Hanging Judge
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Now the Deacon was a preacher who had fallen hard from grace
He owned the bar and a string of quarter horses that he'd race
Yea, Deacon he could drink and curse, though he still quoted sacred verse
He was sheriff, judge; he owned the hearse, a man you did not anger

(from) The Sky Above, the Mud Below Tom Russell

Basic Information

A Hanging Judge is a ruthless judge who rules his courtroom as his own personal fiefdom. He will hand out brutal sentences for the most minor infractions. He may be a Corrupt Hick using his power to dominate the local community, a Knight Templar who believes his punishments are justified, or just get off on abusing his power. Any hero who ends up in front of him can expect no mercy and precious little justice.

Typically presides over a Kangaroo Court. The hanging judge is a very common Western Character Trope. In The Wild West, the Hanging Judge is probably a Circuit Judge.

As per the flavour text, there may well be occasions where insufficient separation of powers leads to the hanging judge holding all sorts of other offices which would normally be considered a conflict of interest.

In a sufficiently crapsack world, the hanging judge may be a reasonable response to a setting with an excess of people in need of hanging and/or cardboard prisons. When PCs round the same serial killer up for the fourth time, the hanging judge may suddenly seem like an angel of justice.

The title of The Hanging Judge goes - at least in England - to George Jeffreys, a Welshman who rose to the heights of the British judiciary during the reign of James II. An ardent royalist and reactionary he was famous for his harsh enforcement of the law, always favouring the Crown … he became especially notorious as a result of his work in the aftermath of the Monmouth Revolt where estimates of the number of people hanged on his sentence run as high as seven hundred. Besides brutality in sentencing, he was also known for his dark sense of humour - usually when addressing the condemned - and, on a more positive note, for his sudden and unexpected arrest of the Lord Mayor of Bristol - dragged into the dock in his full regalia of office and fined £10001 for conspiracy to abduct men into bonded labour in the colonies. Unusually for such a man, he died in protective custody … arrested whilst trying to flee the country following James II's deposition in The Glorious Revolution and held in the Tower of London to protect him from lynching.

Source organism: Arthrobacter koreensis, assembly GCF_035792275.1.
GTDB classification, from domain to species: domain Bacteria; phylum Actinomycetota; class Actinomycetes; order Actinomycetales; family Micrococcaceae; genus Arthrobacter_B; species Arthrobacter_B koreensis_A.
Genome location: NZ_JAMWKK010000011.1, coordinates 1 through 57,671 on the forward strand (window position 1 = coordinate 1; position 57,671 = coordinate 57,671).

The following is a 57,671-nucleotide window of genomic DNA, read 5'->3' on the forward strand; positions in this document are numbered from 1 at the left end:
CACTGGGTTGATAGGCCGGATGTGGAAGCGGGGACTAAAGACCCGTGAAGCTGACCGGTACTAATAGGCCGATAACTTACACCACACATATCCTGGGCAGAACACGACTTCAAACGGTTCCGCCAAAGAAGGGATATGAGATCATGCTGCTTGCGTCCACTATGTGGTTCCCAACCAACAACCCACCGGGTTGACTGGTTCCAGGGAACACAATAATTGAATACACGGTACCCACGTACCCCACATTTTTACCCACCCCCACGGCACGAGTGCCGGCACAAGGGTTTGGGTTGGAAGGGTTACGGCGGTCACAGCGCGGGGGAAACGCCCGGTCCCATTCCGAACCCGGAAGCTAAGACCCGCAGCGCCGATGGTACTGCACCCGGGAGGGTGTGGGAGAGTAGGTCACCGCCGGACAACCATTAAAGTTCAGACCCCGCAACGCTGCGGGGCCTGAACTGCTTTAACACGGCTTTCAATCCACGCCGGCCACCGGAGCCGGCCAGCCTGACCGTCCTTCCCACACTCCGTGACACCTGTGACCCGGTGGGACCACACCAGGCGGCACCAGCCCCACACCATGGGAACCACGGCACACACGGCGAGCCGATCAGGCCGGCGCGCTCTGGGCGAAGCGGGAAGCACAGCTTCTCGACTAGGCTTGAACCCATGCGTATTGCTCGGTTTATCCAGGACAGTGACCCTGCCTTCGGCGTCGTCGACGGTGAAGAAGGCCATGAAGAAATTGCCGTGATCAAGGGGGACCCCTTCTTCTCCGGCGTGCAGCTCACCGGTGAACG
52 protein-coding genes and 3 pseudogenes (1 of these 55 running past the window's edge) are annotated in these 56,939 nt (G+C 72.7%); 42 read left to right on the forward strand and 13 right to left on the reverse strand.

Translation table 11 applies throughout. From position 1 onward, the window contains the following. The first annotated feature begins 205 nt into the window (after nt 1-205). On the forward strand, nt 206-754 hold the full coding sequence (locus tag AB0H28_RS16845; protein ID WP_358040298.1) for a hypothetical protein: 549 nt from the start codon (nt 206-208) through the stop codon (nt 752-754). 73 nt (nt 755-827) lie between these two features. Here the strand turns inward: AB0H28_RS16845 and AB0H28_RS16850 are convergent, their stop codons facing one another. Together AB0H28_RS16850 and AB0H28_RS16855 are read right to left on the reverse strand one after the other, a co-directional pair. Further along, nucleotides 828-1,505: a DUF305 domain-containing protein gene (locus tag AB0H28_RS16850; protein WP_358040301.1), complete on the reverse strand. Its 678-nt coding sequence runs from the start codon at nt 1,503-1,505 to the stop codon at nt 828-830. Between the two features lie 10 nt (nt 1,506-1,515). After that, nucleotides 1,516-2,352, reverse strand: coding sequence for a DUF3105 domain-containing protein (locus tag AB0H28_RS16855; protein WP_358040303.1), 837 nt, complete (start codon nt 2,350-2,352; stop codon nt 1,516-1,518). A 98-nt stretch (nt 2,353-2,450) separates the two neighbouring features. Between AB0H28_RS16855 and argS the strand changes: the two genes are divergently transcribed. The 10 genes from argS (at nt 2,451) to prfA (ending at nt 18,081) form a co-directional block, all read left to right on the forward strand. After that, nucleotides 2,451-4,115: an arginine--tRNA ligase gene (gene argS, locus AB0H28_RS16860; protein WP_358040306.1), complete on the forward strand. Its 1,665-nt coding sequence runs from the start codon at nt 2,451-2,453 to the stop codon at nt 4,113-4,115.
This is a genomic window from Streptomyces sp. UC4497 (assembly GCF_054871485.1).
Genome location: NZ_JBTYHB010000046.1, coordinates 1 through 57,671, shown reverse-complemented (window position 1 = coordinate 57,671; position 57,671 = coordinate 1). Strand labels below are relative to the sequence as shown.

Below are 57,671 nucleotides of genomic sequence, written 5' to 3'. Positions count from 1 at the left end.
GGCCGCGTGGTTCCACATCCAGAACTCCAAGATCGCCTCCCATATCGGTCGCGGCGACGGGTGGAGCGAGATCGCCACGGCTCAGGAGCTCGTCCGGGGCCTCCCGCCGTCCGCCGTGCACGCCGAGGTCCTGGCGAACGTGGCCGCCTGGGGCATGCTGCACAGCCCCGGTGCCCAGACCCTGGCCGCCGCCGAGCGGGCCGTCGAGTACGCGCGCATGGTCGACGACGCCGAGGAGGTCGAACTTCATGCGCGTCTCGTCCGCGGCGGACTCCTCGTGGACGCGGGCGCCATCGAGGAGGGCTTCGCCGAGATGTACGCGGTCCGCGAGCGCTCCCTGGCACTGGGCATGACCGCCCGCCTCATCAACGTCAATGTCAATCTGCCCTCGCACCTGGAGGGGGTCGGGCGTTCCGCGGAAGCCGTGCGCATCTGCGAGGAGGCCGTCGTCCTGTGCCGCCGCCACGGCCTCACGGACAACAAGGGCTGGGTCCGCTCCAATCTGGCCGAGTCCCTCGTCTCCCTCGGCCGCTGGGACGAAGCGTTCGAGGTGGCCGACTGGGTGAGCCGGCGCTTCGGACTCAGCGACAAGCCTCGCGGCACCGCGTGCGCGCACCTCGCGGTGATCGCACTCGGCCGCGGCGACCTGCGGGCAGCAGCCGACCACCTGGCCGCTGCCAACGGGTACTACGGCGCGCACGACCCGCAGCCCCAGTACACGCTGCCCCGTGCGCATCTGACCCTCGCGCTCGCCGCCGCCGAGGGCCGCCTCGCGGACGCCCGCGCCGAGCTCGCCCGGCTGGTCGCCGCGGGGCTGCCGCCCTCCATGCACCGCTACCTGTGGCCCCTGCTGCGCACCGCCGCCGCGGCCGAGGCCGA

However, when called upon to assist with strange goings on, for example something happening in a small-town cabaret which might involve a flamboyant stranger and end up with a local magnate murdered and the bank cleaned out, a hanging judge may turn out to be too drunk to be of any use2.


TV Tropes Wiki

Real life Hanging Judges in the The American West include Roy Bean and Isaac Parker, according to Wikipedia.
Judge Jeffreys at "that other wiki"

Game and Story Use

  • Could be used as an excuse or setting conceit for the way Anti Hero PCs dispose of threats to the community. They might even have an understanding with the Hanging Judge, that he won't hold them accountable for any murders of folks he was just gonna hang anyway. They'd be saving the Judge some paperwork.
  • Or, more likely, the Hanging Judge could be a form of socially protected villain.
    • If someone is Wrongly Accused or there's mitigating circumstances, the PCs might have to take a stand against the Hanging Judge.
      • Where do the PCs stand in conflicts between the letter and spirit of the law? Or, between the spirit of the law and the intentions of the judge.
    • The Judge could be the Deus Ex Machina or Sword of Damocles that keeps the PCs from getting overzealous. You'd hate to have the US Marshal or Pinkertons Agent haul you in front of the Hanging Judge, wouldn't ya boys? Guess you'd better just lock up that bad guy, not burn down his ranch and shoot him in the back.
  • Bear in mind that, at some points in history, you could be hanged for a great many things - into the 19th century English courts could and would hang a convict for theft of goods worth more than a shilling (which had been a significant amount of money when the law was introduced, but had not been adjusted for inflation for centuries) and until reforms in 1823 there were approximately 220 capital offences on the books. Hanging might be an entirely reasonable part of a judge's daily business.
    • Also, there may be a shortage of other options - in a lot of times and places there will be no (reasonably accessible) prisons. Also, if the accused is already an outlaw, he may be under sentence of death by default.
  • Could be an interesting source of villain conflict if a hanging judge is dropped into an area where corruption has traditionally given criminals a free hand - PCs caught in the middle could have some interesting dilemmas when faced with choosing between them. Especially if the judge appears as a crusader dedicated to cleaning up their corrupt craphole of a city and the fact that he seems to default towards hanging anyone brought in front of him only appears later. Are the godfathers of organised crime the lesser of two evils after all?
  • Players may also have mixed feelings when the judge who appears to be a designated villain then rounds up some other, previously untouchable villain and drags him into court for sentencing.
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